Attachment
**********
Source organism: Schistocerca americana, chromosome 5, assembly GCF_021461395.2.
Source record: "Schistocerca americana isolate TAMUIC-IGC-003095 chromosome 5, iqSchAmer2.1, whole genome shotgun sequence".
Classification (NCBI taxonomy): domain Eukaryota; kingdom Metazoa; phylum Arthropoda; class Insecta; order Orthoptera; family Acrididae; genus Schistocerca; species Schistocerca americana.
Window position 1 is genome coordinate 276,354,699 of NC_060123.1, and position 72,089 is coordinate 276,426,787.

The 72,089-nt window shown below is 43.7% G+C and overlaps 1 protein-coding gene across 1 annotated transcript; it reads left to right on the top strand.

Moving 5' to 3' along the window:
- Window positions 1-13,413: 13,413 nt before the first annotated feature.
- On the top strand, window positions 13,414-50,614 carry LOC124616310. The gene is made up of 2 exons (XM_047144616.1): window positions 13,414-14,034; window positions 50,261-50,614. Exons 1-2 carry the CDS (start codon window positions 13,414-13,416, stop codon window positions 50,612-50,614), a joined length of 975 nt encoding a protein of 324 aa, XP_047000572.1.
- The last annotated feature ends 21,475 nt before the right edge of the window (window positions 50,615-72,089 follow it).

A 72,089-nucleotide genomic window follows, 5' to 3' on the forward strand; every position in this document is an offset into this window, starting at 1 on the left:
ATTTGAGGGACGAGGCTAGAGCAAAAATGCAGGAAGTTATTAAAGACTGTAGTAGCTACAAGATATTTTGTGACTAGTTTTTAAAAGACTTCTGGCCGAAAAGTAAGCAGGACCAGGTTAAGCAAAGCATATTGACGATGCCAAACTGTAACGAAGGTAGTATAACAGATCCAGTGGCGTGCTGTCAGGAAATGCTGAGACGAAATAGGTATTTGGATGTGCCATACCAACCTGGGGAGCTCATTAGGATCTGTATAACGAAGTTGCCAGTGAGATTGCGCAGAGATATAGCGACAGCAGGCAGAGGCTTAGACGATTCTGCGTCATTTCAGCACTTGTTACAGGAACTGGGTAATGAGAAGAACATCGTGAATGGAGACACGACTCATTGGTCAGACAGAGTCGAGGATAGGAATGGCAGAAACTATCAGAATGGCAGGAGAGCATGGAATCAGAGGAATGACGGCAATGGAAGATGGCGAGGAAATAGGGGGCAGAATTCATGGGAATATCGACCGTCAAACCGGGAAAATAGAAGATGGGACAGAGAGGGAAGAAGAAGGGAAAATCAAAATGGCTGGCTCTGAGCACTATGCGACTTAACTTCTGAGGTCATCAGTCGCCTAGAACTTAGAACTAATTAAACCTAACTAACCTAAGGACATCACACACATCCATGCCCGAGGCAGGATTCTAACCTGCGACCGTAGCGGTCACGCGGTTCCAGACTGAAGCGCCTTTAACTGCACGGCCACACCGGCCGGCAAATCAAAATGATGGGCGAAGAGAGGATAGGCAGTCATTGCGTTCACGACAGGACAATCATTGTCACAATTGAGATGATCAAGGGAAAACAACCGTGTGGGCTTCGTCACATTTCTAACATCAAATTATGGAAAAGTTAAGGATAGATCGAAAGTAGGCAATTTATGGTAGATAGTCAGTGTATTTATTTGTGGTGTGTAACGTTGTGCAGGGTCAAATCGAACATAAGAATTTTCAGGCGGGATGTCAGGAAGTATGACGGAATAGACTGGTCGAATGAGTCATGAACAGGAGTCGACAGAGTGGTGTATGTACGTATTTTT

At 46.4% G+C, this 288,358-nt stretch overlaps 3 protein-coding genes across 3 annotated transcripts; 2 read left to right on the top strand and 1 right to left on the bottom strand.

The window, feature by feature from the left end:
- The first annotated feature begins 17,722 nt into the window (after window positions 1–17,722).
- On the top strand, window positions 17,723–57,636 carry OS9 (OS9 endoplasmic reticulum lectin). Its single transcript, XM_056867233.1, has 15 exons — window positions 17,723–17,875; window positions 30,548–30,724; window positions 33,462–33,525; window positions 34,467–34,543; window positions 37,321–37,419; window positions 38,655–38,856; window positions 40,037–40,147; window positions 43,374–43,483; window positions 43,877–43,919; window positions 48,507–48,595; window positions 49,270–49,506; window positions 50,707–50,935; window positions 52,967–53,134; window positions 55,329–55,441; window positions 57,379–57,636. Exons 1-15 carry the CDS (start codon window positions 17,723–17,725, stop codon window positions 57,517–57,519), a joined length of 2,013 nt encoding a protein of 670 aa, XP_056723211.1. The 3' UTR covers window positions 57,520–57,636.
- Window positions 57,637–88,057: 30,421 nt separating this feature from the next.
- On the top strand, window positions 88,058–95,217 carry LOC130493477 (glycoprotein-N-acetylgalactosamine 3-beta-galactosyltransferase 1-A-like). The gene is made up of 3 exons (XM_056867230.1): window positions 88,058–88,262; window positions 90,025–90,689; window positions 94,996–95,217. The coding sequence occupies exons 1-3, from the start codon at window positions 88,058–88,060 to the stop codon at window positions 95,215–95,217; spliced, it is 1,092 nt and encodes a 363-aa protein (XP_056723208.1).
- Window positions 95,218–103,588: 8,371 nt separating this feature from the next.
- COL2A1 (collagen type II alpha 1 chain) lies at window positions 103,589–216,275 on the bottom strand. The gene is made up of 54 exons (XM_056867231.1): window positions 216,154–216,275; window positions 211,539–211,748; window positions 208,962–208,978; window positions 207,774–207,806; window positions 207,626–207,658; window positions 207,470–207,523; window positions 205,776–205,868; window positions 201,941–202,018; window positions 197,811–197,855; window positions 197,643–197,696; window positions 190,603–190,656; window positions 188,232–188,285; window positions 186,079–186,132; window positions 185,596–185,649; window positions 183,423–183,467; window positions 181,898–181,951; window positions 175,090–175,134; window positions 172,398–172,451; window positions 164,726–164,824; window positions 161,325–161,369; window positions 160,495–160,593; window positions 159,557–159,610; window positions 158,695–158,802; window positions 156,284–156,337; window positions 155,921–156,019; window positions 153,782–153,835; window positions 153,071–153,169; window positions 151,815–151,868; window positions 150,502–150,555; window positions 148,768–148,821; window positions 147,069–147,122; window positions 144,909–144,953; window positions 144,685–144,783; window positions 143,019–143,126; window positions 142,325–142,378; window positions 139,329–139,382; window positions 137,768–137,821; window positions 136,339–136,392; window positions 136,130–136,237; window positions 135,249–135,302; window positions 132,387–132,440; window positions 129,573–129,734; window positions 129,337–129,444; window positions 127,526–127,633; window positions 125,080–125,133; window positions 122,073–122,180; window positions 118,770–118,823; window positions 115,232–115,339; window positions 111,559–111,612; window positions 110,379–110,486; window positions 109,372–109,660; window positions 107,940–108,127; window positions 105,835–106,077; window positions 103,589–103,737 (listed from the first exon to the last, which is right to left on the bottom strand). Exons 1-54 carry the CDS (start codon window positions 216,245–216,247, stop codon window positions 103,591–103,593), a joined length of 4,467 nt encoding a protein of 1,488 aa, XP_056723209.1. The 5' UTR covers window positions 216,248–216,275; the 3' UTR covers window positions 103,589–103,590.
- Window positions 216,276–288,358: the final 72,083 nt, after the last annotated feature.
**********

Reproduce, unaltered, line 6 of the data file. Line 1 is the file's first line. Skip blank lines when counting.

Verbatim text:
Moving 5' to 3' along the window: